Important Research Needs Your Help!

As many of you know, over the last four years The Marin Foundation has been running what has turned in to the largest national scientific research study ever done in the LGBT community regarding spirituality and religion. We have over 2,000 national participants from all 50 States (51 if you include DC), and neither one of those figures has ever been achieved before in a LGBT study on faith. Our study in coming to a conclusion August 1, 2010. We need your help! This is our final push to have people participate!

If you have, or have ever had, a same-sex attraction to any degree (whether or not your consider yourself LGBT or not), please anonymously participate here.

Then, would you please email this post to everyone you know who fits our target audience for this study so they can participate as well. It takes about 5 minutes to complete, and all we are looking for is the dead honest truth.

Whether you are an atheist who hates everything God or religion, or you are a super Christian, Jew, Mormon, Muslim, or you believe in any faith at all (or anywhere in between), we need your experiences.

The results from this study will be published in peer-reviewed mainstream academic journals, as well as it will turn into my second book to be released next year. As for the data analysis, The Marin Foundation is working with two of the most influential reserachers in the country who are not only well known, but they are from different ends of the faith/sexuality spectrum and the two most respected researchers in the field:

Dr. Michael Bailey from Northwestern University (an atheist, his research and his provocative book) and Dr. Mark Yarhouse from Regent University (an evangelical Christian who researches on sexual identity and his books here and here and here).

Here is a quick overview of the study and its key terms:

Title:  Religious Acculturation within the Gay, Lesbian, Bisexual and Transgender (GLBT) Community

Key Definitions:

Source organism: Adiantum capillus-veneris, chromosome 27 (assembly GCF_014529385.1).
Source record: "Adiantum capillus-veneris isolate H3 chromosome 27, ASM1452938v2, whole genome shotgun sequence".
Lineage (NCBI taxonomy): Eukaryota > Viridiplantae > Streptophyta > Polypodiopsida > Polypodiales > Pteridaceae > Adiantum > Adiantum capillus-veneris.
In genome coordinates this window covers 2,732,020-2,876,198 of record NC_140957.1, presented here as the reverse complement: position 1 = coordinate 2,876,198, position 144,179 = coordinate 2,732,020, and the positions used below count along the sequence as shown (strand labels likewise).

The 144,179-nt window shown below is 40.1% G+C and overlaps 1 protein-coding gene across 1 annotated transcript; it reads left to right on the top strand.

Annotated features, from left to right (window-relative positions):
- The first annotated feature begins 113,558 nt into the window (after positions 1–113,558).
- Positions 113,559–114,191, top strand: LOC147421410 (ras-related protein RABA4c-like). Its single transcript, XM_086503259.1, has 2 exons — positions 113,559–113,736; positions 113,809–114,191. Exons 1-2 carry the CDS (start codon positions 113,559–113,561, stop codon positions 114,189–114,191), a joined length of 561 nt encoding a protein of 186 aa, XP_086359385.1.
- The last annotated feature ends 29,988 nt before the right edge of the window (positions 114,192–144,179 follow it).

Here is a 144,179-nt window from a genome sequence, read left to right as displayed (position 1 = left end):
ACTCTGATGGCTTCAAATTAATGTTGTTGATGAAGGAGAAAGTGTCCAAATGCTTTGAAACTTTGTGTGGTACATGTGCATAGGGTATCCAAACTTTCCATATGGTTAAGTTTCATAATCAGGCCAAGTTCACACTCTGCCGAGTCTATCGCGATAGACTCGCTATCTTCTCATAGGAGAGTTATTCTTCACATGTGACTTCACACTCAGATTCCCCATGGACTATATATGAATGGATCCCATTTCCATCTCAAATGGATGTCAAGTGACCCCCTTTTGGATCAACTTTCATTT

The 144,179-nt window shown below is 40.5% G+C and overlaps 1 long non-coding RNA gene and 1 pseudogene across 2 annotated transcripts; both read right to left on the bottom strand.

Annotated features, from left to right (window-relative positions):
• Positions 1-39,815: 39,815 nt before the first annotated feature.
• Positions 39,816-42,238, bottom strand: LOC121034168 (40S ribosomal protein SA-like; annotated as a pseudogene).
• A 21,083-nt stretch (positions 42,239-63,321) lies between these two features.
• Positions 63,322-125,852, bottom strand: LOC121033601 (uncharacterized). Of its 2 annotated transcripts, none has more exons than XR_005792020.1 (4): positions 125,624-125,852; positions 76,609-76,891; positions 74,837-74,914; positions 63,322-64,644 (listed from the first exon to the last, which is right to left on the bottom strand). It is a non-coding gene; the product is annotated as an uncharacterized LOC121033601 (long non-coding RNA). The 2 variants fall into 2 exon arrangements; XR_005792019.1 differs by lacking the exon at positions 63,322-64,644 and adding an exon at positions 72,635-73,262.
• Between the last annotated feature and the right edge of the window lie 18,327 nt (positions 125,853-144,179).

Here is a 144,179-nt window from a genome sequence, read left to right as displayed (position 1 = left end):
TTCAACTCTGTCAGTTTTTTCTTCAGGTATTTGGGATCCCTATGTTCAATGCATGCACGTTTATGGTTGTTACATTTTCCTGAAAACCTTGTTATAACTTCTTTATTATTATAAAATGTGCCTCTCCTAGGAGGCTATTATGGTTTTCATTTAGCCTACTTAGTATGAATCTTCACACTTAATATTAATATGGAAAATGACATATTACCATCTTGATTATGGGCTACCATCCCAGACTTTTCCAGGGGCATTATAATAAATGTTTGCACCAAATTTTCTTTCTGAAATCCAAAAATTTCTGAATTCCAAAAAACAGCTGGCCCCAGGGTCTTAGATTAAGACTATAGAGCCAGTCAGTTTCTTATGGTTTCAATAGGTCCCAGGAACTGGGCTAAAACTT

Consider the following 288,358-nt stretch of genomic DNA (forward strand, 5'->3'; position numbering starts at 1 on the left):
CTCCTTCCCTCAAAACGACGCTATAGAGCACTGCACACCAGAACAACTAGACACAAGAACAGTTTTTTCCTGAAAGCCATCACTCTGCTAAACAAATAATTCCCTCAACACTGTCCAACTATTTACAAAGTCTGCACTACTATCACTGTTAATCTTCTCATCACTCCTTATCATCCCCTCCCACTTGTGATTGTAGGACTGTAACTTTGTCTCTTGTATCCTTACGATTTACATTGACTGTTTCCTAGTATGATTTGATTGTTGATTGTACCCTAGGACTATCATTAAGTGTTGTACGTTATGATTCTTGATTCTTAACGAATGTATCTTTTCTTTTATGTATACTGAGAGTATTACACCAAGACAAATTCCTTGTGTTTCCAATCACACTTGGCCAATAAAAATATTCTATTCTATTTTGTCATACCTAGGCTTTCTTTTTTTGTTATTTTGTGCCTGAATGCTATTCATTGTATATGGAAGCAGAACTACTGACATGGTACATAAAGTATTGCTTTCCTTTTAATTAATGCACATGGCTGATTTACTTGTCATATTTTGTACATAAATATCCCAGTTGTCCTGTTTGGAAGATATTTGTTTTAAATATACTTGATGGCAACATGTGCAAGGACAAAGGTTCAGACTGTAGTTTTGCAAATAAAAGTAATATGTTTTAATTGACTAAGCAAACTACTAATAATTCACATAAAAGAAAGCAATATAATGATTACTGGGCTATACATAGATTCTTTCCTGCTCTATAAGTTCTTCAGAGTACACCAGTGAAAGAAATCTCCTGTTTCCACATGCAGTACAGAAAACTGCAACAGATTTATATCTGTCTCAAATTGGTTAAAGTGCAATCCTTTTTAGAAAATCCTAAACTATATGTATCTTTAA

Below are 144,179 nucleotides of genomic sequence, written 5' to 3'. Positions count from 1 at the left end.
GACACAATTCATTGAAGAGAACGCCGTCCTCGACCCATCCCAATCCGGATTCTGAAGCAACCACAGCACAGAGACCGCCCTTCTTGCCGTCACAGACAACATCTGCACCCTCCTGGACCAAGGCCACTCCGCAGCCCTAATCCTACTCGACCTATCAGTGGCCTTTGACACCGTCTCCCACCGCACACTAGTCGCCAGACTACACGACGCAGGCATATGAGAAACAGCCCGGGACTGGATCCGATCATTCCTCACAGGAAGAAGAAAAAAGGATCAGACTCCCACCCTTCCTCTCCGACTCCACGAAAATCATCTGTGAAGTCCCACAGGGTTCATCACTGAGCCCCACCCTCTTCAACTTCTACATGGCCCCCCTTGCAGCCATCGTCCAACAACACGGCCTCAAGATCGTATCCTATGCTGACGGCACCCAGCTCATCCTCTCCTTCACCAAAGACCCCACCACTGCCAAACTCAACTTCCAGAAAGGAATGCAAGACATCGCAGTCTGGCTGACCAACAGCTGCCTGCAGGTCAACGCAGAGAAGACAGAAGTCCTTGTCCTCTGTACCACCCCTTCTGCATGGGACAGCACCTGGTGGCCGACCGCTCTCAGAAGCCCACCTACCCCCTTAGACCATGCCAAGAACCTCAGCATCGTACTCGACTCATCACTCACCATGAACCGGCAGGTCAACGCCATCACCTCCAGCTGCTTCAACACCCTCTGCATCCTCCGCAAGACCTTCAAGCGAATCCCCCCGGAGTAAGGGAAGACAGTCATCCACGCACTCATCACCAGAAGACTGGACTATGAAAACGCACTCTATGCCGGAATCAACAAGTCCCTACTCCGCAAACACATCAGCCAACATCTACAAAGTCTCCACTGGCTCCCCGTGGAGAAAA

Acculturation: A cultural modification of an individual, group or population adapting to, or merging with another culture (Berbrier, 2004; Berry, 1990; Flowers et al., 1998; Miranda et al., 2006; Seibt et al., 1995).

GLBT: People who self-identify as gay, lesbian, bisexual and transgender.

Same-Sex Attraction:  People who have a sexual attraction to other people of the same sex. This can include people who self-identify as GLBT, people who are sexually celibate, as well as people who self-identify as ex-gay/post-gay and yet still have a same-sex attraction.

Religion/Religious: Organized, denominational religion tied to a church/temple/mosque/etc.

Spiritual: Individual spirituality that is unassociated with a religious denomination/church.

Creator: One Creator that has created all things (e.g. God, Allah).

High Power/Spirit: Individual higher power/spirit not associated with One Creator.


In May 2006 The Marin Foundation (TMF) began to facilitate a four year research study called Religious Acculturation within the GLBT Community. To the researcher’s knowledge, it has since turned into the largest national research study ever done within the GLBT and religious communities. At the study’s projected conclusion on August 1, 2010, TMF is on pace to have achieved their goal of N = 2,000 national participants from the GLBT community, setting the standard for religious research within the GLBT community.